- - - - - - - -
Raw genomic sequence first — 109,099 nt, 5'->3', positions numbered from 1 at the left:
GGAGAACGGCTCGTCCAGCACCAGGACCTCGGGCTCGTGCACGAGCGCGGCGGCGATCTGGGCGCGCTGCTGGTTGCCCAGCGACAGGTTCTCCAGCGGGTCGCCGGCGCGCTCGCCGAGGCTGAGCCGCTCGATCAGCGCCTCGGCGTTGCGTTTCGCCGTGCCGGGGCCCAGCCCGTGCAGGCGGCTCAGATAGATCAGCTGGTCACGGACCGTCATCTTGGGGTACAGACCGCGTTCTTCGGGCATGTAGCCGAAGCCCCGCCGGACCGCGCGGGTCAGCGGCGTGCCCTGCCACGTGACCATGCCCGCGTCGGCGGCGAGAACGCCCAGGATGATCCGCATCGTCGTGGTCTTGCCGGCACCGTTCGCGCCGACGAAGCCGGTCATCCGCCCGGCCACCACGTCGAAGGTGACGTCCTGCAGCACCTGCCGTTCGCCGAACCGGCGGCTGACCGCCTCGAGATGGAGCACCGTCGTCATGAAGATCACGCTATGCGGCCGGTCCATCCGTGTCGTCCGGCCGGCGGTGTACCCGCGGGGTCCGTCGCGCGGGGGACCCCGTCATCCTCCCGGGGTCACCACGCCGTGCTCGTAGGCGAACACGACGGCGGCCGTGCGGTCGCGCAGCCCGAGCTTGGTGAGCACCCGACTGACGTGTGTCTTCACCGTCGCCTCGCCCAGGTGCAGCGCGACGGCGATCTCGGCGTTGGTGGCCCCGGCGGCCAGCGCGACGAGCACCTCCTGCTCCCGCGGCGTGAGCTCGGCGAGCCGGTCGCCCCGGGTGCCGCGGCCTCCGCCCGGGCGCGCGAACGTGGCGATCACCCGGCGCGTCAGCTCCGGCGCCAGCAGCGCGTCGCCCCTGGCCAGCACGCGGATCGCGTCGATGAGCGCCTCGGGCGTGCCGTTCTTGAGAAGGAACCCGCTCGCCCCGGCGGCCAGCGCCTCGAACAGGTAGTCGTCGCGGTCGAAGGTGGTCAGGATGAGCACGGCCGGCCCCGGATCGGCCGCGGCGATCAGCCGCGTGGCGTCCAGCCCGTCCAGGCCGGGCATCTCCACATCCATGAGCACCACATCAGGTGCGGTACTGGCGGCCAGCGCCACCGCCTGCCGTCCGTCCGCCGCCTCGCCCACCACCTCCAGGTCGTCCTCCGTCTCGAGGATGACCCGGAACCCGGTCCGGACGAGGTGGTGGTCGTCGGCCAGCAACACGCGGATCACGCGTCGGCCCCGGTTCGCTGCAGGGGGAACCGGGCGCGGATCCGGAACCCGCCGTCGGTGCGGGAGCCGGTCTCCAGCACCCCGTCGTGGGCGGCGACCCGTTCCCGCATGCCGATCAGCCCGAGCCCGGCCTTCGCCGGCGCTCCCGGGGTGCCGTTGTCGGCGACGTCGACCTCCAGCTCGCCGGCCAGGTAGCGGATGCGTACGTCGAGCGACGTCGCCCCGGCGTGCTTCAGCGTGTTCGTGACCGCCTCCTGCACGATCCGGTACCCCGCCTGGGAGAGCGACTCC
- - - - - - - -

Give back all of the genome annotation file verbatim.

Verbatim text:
Raw genomic sequence first — 109,099 nt, 5'->3', positions numbered from 1 at the left:
GGAGAACGGCTCGTCCAGCACCAGGACCTCGGGCTCGTGCACGAGCGCGGCGGCGATCTGGGCGCGCTGCTGGTTGCCCAGCGACAGGTTCTCCAGCGGGTCGCCGGCGCGCTCGCCGAGGCTGAGCCGCTCGATCAGCGCCTCGGCGTTGCGTTTCGCCGTGCCGGGGCCCAGCCCGTGCAGGCGGCTCAGATAGATCAGCTGGTCACGGACCGTCATCTTGGGGTACAGACCGCGTTCTTCGGGCATGTAGCCGAAGCCCCGCCGGACCGCGCGGGTCAGCGGCGTGCCCTGCCACGTGACCATGCCCGCGTCGGCGGCGAGAACGCCCAGGATGATCCGCATCGTCGTGGTCTTGCCGGCACCGTTCGCGCCGACGAAGCCGGTCATCCGCCCGGCCACCACGTCGAAGGTGACGTCCTGCAGCACCTGCCGTTCGCCGAACCGGCGGCTGACCGCCTCGAGATGGAGCACCGTCGTCATGAAGATCACGCTATGCGGCCGGTCCATCCGTGTCGTCCGGCCGGCGGTGTACCCGCGGGGTCCGTCGCGCGGGGGACCCCGTCATCCTCCCGGGGTCACCACGCCGTGCTCGTAGGCGAACACGACGGCGGCCGTGCGGTCGCGCAGCCCGAGCTTGGTGAGCACCCGACTGACGTGTGTCTTCACCGTCGCCTCGCCCAGGTGCAGCGCGACGGCGATCTCGGCGTTGGTGGCCCCGGCGGCCAGCGCGACGAGCACCTCCTGCTCCCGCGGCGTGAGCTCGGCGAGCCGGTCGCCCCGGGTGCCGCGGCCTCCGCCCGGGCGCGCGAACGTGGCGATCACCCGGCGCGTCAGCTCCGGCGCCAGCAGCGCGTCGCCCCTGGCCAGCACGCGGATCGCGTCGATGAGCGCCTCGGGCGTGCCGTTCTTGAGAAGGAACCCGCTCGCCCCGGCGGCCAGCGCCTCGAACAGGTAGTCGTCGCGGTCGAAGGTGGTCAGGATGAGCACGGCCGGCCCCGGATCGGCCGCGGCGATCAGCCGCGTGGCGTCCAGCCCGTCCAGGCCGGGCATCTCCACATCCATGAGCACCACATCAGGTGCGGTACTGGCGGCCAGCGCCACCGCCTGCCGTCCGTCCGCCGCCTCGCCCACCACCTCCAGGTCGTCCTCCGTCTCGAGGATGACCCGGAACCCGGTCCGGACGAGGTGGTGGTCGTCGGCCAGCAACACGCGGATCACGCGTCGGCCCCGGTTCGCTGCAGGGGGAACCGGGCGCGGATCCGGAACCCGCCGTCGGTGCGGGAGCCGGTCTCCAGCACCCCGTCGTGGGCGGCGACCCGTTCCCGCATGCCGATCAGCCCGAGCCCGGCCTTCGCCGGCGCTCCCGGGGTGCCGTTGTCGGCGACGTCGACCTCCAGCTCGCCGGCCAGGTAGCGGATGCGTACGTCGAGCGACGTCGCCCCGGCGTGCTTCAGCGTGTTCGTGACCGCCTCCTGCACGATCCGGTACCCCGCCTGGGAGAGCGACTCC